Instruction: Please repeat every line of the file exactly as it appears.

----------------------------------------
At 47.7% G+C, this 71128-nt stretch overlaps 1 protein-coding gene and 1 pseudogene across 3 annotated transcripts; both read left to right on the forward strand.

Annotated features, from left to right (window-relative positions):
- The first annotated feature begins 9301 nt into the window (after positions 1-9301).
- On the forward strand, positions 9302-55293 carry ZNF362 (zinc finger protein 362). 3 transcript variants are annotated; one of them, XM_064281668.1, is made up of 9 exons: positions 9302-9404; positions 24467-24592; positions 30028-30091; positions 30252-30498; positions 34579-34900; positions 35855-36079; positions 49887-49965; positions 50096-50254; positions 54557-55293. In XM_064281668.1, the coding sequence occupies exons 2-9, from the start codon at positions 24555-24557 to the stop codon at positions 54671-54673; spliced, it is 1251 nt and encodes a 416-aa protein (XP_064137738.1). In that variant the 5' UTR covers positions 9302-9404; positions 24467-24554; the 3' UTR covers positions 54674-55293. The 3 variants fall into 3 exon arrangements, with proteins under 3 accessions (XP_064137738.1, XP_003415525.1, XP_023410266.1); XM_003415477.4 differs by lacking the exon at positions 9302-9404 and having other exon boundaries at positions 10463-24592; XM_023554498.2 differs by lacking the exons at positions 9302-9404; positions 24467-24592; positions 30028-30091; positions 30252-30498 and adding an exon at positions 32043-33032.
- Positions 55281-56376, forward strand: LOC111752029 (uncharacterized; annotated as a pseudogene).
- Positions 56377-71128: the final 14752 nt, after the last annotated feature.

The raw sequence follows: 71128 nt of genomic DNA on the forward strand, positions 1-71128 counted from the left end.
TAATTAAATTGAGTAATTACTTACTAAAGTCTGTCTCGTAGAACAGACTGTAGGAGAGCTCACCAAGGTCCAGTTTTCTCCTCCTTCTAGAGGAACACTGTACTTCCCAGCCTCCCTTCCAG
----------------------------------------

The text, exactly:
At 47.7% G+C, this 71128-nt stretch overlaps 1 protein-coding gene and 1 pseudogene across 3 annotated transcripts; both read left to right on the forward strand.

Annotated features, from left to right (window-relative positions):
- The first annotated feature begins 9301 nt into the window (after positions 1-9301).
- On the forward strand, positions 9302-55293 carry ZNF362 (zinc finger protein 362). 3 transcript variants are annotated; one of them, XM_064281668.1, is made up of 9 exons: positions 9302-9404; positions 24467-24592; positions 30028-30091; positions 30252-30498; positions 34579-34900; positions 35855-36079; positions 49887-49965; positions 50096-50254; positions 54557-55293. In XM_064281668.1, the coding sequence occupies exons 2-9, from the start codon at positions 24555-24557 to the stop codon at positions 54671-54673; spliced, it is 1251 nt and encodes a 416-aa protein (XP_064137738.1). In that variant the 5' UTR covers positions 9302-9404; positions 24467-24554; the 3' UTR covers positions 54674-55293. The 3 variants fall into 3 exon arrangements, with proteins under 3 accessions (XP_064137738.1, XP_003415525.1, XP_023410266.1); XM_003415477.4 differs by lacking the exon at positions 9302-9404 and having other exon boundaries at positions 10463-24592; XM_023554498.2 differs by lacking the exons at positions 9302-9404; positions 24467-24592; positions 30028-30091; positions 30252-30498 and adding an exon at positions 32043-33032.
- Positions 55281-56376, forward strand: LOC111752029 (uncharacterized; annotated as a pseudogene).
- Positions 56377-71128: the final 14752 nt, after the last annotated feature.

The raw sequence follows: 71128 nt of genomic DNA on the forward strand, positions 1-71128 counted from the left end.
TAATTAAATTGAGTAATTACTTACTAAAGTCTGTCTCGTAGAACAGACTGTAGGAGAGCTCACCAAGGTCCAGTTTTCTCCTCCTTCTAGAGGAACACTGTACTTCCCAGCCTCCCTTCCAG